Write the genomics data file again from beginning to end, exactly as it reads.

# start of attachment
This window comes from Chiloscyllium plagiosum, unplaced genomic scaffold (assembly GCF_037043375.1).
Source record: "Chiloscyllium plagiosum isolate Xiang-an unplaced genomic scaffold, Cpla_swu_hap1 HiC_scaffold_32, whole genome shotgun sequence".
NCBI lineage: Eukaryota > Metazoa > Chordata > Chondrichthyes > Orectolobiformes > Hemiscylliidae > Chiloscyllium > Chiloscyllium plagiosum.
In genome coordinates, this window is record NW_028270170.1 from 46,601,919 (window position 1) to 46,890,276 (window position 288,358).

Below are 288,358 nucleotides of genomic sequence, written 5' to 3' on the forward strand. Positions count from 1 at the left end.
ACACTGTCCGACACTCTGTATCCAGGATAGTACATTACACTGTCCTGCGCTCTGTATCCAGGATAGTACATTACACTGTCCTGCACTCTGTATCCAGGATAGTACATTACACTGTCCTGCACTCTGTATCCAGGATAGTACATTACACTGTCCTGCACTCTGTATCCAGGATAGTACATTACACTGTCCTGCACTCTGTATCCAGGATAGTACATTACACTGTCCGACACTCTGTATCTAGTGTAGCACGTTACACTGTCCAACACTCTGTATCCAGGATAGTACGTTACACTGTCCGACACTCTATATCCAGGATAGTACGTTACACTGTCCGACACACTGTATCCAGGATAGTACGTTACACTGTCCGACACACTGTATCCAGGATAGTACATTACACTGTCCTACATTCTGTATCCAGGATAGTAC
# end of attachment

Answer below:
This window comes from Chiloscyllium plagiosum, unplaced genomic scaffold (assembly GCF_037043375.1).
Source record: "Chiloscyllium plagiosum isolate Xiang-an unplaced genomic scaffold, Cpla_swu_hap1 HiC_scaffold_32, whole genome shotgun sequence".
NCBI lineage: Eukaryota > Metazoa > Chordata > Chondrichthyes > Orectolobiformes > Hemiscylliidae > Chiloscyllium > Chiloscyllium plagiosum.
In genome coordinates, this window is record NW_028270170.1 from 46,601,919 (window position 1) to 46,890,276 (window position 288,358).

Below are 288,358 nucleotides of genomic sequence, written 5' to 3' on the forward strand. Positions count from 1 at the left end.
ACACTGTCCGACACTCTGTATCCAGGATAGTACATTACACTGTCCTGCGCTCTGTATCCAGGATAGTACATTACACTGTCCTGCACTCTGTATCCAGGATAGTACATTACACTGTCCTGCACTCTGTATCCAGGATAGTACATTACACTGTCCTGCACTCTGTATCCAGGATAGTACATTACACTGTCCTGCACTCTGTATCCAGGATAGTACATTACACTGTCCGACACTCTGTATCTAGTGTAGCACGTTACACTGTCCAACACTCTGTATCCAGGATAGTACGTTACACTGTCCGACACTCTATATCCAGGATAGTACGTTACACTGTCCGACACACTGTATCCAGGATAGTACGTTACACTGTCCGACACACTGTATCCAGGATAGTACATTACACTGTCCTACATTCTGTATCCAGGATAGTAC